How to facilitate a collaborative session to build an internal communication plan

Alison Davis
4 min readDec 5, 2017


Batter up! It’s that time of year again: internal communication planning season. But before you step up to the plate and build your plan, collaborate with key stakeholders to ensure that your plan meets employees’ needs.

What’s the best way to gather fresh ideas and perspectives for your plan? Get everyone in a room for a collaborative, face-to-face planning workshop. Here are some tips to make your internal communication planning session a success:

Before the session

Decide who to invite. Before you field your players, think about the skill set and knowledge you need to create your communication plan. Consider including:

· An employee who will be impacted by the plan

· A communication colleague

· Subject matter experts (For example, benefits or compensation team members, who can share details about initiatives)

· Regional representatives, who can shed light on global perspectives

While there’s no playbook for how many participants you should include, we find that a group of eight to ten participants brings a variety of perspectives without being too difficult to manage.

Schedule the session. Invite participants at least two weeks in advance so they can commit their time and come prepared. Here are some meeting logistics you’ll need to figure out beforehand:

· Time. How much time you’ll need for the session depends on the complexity of the information you’re mapping out. But we find that the “sweet spot” is about four to six hours; participants are engaged without feeling rushed or fatigued.

· Location. When it comes to communication planning, playing on the home field isn’t always an advantage. Sometimes going offsite is best, since there are fewer distractions. If that’s not possible, then find a conference room with plenty of space to move around.

· Snacks. Just like baseball players, your team needs fuel to perform. A well-fed team has more energy and generates better ideas. So, bring your participants treats to sustain their energy throughout the meeting.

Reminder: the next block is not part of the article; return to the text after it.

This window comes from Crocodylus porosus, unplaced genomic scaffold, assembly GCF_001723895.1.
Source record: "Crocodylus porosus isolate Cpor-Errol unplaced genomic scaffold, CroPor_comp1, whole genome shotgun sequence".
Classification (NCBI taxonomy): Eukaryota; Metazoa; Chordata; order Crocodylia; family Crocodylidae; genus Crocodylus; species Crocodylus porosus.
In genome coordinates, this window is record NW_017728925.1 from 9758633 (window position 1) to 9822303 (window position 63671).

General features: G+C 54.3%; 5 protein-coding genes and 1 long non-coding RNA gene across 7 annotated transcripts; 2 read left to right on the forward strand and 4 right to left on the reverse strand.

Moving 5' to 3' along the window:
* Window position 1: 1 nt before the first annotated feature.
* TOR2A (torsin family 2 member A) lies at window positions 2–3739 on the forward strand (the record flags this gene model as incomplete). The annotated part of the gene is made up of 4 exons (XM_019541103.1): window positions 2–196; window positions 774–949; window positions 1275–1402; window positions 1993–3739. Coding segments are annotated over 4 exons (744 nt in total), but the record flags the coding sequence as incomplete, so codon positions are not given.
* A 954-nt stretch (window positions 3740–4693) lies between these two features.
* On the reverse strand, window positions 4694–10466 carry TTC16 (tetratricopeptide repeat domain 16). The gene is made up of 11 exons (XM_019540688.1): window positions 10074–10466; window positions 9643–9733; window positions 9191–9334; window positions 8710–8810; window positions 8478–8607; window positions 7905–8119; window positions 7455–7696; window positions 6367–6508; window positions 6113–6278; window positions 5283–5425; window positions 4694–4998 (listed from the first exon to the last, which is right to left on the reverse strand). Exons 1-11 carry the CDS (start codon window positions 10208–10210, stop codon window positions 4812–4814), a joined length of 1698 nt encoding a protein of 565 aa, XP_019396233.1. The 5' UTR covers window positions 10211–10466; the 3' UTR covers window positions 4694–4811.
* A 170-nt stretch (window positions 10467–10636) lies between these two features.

Create a detailed agenda. Your game plan should begin with a warm up and end with your desired outcome — a win. For you, a win means having clear next steps and enough information to draft a great internal communication plan. Create a detailed agenda that generates the best thinking possible, expands participants’ horizons and gathers fresh ideas for key plan components. Here’s how to create your lineup:

· Warm up the team. Make participants feel comfortable by beginning with a quick icebreaker.

· Mix it up. Instead of using a flip chart to capture ideas throughout the session, mix it up by using materials that make the meeting more engaging — like Post-It notes, scented markers or magazine clippings.

· Share details. For each activity in your agenda, include the purpose and instructions so participants understand what they’re expected to do and how it will work.

· Create a facilitator’s version. Keep everyone on track by creating an agenda just for you that includes timing for each activity. Of course, it’s okay if you don’t stick to the schedule, but this will help you manage your time more effectively.

During the meeting

It’s game day! Now that you’ve got your lineup and game plan, you’re ready to take the field. Achieve your objectives by:

· Getting everyone on the same page. You drafted these players for their unique skills and expertise, but everyone needs to be focused on a win. Participants need to understand what you’re trying to accomplish and what they need to do to help. So, take time in the beginning of the session to warm up your players.

· Having a backup plan. If brainstorming starts going south and participants are fatigued, look to your bullpen. Make sure you have a backup plan to motivate team members when energy levels go down.

· Managing the room. In this case, you’re the coach, and it’s up to manage the field. If participants go off-topic, or get antsy during the planning session, it’s up to you to shift gears and go with the flow, or pull in the reins.

After the session

You’ve successfully facilitated your planning session! Now you’ve got a big pile of notes with great ideas. Here’s what to do next:

· Organize your notes. Immediately after the session, organize the output — Post-It notes, flip charts, etc. — into your plan components (objectives, key messages and tactics).

· Don’t lose momentum. While you’ll want to take some time after the session to regroup and switch gears, don’t wait too long to begin drafting your plan. Think about what you heard, make sense of it, reach out to participants if you need clarification and get to work.

These are just some tips to help you facilitate a collaborative internal communication planning session. Visit to learn more about creating an internal communication plan worthy of the hall of fame.



Alison Davis

In Dec 2021, we lost Alison to a five-year battle with cancer. Alison Davis led Davis & Company for over 35 years setting strategic direction for the firm.